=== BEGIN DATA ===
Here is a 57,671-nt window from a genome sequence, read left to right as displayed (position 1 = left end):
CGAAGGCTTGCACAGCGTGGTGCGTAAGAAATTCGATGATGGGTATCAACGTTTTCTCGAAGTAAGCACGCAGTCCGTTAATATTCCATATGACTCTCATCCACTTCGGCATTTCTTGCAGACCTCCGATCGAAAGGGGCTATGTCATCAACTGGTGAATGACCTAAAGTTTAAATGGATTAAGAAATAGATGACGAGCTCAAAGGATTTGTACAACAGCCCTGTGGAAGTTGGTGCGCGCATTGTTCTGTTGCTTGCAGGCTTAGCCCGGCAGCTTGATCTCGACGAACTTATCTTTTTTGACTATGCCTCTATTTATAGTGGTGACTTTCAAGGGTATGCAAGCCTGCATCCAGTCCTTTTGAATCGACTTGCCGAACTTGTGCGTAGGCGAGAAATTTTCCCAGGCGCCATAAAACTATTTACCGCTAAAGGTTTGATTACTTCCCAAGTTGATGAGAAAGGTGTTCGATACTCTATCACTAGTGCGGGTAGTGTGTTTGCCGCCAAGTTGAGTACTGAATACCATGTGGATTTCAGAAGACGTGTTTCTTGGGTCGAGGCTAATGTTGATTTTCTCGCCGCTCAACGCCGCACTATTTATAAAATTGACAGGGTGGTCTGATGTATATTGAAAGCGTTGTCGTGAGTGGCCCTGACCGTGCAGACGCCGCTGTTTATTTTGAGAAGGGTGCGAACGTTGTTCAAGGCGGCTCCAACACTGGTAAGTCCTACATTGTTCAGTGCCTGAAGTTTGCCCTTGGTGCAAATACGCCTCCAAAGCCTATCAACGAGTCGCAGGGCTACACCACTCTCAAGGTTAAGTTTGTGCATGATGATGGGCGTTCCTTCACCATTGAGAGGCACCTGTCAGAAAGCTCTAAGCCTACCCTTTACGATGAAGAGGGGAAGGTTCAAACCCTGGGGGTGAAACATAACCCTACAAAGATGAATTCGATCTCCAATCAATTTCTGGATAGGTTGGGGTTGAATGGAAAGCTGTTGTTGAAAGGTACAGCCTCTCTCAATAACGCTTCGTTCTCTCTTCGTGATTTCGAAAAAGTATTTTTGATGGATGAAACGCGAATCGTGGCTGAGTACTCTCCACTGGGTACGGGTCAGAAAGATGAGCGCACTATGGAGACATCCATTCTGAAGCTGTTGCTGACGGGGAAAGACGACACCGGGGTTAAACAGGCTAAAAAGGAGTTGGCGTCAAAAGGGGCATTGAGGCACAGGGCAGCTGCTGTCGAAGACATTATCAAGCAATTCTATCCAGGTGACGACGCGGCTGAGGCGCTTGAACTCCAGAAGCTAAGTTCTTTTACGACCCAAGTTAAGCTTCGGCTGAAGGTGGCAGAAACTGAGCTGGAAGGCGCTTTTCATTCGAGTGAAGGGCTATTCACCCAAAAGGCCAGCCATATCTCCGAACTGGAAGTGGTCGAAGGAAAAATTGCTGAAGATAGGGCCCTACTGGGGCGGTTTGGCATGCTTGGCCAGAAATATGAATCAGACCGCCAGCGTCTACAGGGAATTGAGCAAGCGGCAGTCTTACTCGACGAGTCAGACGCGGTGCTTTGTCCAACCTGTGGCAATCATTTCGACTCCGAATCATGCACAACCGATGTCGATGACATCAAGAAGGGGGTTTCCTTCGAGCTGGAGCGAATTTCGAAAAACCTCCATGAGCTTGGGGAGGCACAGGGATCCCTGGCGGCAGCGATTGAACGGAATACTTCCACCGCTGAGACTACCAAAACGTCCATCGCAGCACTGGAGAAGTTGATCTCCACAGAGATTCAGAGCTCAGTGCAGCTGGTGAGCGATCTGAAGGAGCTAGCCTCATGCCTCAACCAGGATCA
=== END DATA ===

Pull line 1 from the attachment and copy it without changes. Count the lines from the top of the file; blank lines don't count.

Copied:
Here is a 57,671-nt window from a genome sequence, read left to right as displayed (position 1 = left end):